Independent Consultant Jobs: Why Consultants Choose Them


Independent consultant jobs may simply sound like a good option for a rainy day or between steady consulting jobs at established companies, but what they offer really adds up to a significant number of advantages over full-time employment. There are many reasons why contract jobs should absolutely be considered as a career option by any consultant or industry professional looking to advance his or her career. However, most consultants end up never giving freelance jobs a real shot for fear of giving up the safety that comes with having a steady job.



The biggest obstacle independent consultants face – finding a steady stream of clients that will keep their income on the rise – is not an insurmountable one, as there is always the option to move to freelance consulting gradually. To start taking on contract jobs, it is not necessary for a consultant to make a permanent cut from full-time employment before establishing a client base that can keep his or her contractor business afloat. The advantages of having an independent consultant business, on the other hand, are numerous.



An independent consultant with an established base of clients is able to choose projects he or she will embark on next and is far less likely to be tied down by a consulting firm's range of clients or industry sectors. The interim assignments are not those passed down to him by his boss, but projects he finds worth pursuing, either for the challenge or the experience. Being independent also means not having to travel to a different part of the country for an assignment unless it is either very lucrative, convenient, or beneficial in some way to a consultant's professional advancement.



Independent consultants are exposed to a much wider network of businesses and industry niches than their colleagues who are employed full-time. Other than forming new contacts and partnerships, contract consultants benefit from witnessing how different approaches to day-to-day operations work at different organisations across a variety of sectors. This can provide any independent entrepreneur with invaluable insight into business operations that can later be applied to his or her own firm. The diversity of roles and industry sectors contract consultants are exposed to inevitably brings both more experience and a broader network of contacts who may some day prove useful.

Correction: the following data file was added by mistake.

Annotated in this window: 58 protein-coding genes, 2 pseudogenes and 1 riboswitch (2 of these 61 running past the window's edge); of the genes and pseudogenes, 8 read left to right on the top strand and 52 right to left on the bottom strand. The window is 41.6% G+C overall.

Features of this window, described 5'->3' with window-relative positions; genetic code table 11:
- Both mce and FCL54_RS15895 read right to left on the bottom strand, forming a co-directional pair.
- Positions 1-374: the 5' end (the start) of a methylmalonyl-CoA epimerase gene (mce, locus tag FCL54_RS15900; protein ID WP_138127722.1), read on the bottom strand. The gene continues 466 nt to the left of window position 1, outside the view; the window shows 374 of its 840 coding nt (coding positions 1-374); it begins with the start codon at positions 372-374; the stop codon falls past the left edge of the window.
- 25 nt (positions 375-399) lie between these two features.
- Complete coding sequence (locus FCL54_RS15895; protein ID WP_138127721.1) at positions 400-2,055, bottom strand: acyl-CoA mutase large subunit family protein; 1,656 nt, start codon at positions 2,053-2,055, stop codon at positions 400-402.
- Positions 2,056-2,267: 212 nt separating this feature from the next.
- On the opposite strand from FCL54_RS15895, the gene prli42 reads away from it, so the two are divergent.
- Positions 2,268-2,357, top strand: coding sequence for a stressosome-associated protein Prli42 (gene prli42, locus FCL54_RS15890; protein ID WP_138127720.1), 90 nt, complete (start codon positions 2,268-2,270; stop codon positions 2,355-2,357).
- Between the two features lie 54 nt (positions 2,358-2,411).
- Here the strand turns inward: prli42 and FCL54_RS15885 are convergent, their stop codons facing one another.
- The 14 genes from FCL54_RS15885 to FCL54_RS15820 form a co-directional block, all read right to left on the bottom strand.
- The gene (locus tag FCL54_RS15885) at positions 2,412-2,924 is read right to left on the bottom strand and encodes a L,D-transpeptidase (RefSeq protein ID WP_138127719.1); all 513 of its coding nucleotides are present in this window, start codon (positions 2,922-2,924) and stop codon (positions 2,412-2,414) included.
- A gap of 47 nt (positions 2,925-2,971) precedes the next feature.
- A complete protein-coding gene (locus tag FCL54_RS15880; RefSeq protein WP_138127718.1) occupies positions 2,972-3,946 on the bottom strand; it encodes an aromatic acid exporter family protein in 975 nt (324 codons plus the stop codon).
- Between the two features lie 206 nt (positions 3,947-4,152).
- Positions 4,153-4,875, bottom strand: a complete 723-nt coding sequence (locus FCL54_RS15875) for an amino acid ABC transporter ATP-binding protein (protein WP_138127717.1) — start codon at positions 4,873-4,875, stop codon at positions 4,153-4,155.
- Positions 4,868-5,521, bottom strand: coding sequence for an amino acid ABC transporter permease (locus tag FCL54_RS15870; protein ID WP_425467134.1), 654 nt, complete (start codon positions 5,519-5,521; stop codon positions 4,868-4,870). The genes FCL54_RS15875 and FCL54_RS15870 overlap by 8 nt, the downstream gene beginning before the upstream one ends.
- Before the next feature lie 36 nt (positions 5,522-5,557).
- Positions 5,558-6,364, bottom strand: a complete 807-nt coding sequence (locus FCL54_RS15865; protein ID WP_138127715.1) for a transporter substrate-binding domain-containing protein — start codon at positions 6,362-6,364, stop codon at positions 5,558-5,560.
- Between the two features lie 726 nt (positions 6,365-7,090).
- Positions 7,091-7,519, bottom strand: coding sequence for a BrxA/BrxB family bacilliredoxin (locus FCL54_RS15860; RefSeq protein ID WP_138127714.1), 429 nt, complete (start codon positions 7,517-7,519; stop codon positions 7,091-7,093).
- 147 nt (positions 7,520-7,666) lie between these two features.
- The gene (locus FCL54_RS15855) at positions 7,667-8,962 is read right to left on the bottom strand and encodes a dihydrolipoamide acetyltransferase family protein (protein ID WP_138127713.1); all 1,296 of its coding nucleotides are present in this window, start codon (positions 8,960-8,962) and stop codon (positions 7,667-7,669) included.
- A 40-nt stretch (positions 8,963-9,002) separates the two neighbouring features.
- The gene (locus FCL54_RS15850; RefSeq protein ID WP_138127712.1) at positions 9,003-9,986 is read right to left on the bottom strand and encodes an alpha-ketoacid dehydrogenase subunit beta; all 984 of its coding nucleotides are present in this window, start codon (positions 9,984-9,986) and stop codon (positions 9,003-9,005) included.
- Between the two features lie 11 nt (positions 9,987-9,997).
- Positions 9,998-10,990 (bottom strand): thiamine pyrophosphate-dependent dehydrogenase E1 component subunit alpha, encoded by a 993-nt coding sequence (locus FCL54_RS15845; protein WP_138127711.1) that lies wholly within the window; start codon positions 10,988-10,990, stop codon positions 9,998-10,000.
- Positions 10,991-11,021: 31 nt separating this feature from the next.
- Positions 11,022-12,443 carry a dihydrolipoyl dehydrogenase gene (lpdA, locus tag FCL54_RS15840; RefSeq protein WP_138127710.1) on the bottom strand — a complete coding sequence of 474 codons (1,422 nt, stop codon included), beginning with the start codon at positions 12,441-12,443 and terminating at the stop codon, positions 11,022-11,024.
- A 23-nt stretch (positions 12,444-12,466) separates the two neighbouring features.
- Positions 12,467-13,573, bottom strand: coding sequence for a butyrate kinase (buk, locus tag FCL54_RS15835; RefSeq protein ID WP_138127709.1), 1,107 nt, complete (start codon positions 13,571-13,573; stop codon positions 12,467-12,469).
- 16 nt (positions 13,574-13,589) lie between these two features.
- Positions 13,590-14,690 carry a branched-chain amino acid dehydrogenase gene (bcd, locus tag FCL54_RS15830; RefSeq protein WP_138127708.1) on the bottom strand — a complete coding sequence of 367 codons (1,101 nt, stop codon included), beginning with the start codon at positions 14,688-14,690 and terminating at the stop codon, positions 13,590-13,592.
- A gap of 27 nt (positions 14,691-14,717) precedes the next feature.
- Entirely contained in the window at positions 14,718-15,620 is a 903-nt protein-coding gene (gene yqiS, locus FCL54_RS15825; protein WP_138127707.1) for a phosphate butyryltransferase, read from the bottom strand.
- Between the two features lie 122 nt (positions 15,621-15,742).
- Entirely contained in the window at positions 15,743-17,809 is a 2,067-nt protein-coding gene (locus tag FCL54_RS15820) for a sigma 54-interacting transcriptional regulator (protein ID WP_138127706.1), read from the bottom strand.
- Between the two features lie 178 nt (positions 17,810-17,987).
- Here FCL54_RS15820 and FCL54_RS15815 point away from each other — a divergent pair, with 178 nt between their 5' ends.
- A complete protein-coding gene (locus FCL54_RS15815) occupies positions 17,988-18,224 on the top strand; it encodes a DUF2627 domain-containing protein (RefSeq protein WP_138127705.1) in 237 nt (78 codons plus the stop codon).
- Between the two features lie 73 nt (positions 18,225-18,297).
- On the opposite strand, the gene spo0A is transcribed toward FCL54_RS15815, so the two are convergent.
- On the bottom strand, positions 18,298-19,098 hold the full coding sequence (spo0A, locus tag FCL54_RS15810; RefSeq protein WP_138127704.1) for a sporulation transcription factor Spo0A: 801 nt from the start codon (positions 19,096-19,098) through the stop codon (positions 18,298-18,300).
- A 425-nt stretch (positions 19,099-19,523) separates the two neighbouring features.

Work-life balance becomes an important factor in everyone's professional life at some point. Being one's own employer and setting one's own pace is definitely a plus in this respect, especially for consultants who appreciate having more time on their hands either to spend with family or simply to pursue their hobbies. While contractors work just as hard as permanently employed consultants, unlike the latter, contract consultants get to choose the when and where and for how long for themselves.



Contractors and independent consultants earn at least as much and usually more than consultants who are employed full-time. At the same time, more and more frequently, businesses tend to not look for permanent employees if they can hire a freelancer for a specific assignement. This applies in particular to the recession climate, in which there is a wider range of interesting and challenging assignments available to independent specialists, including interim executive roles. These do not only provide an opportunity to broaden one's set of skills, but they will also no doubt look very attractive to any prospective employer in the future when highlighted on one's resume.



Finally, by virtue of frequently switching between different short-term assignments, independent consultants have an easier time finding the niche that is best suited to their skills, as well as better insight into a wider range of career options which they can commit to pursuing in the long term.



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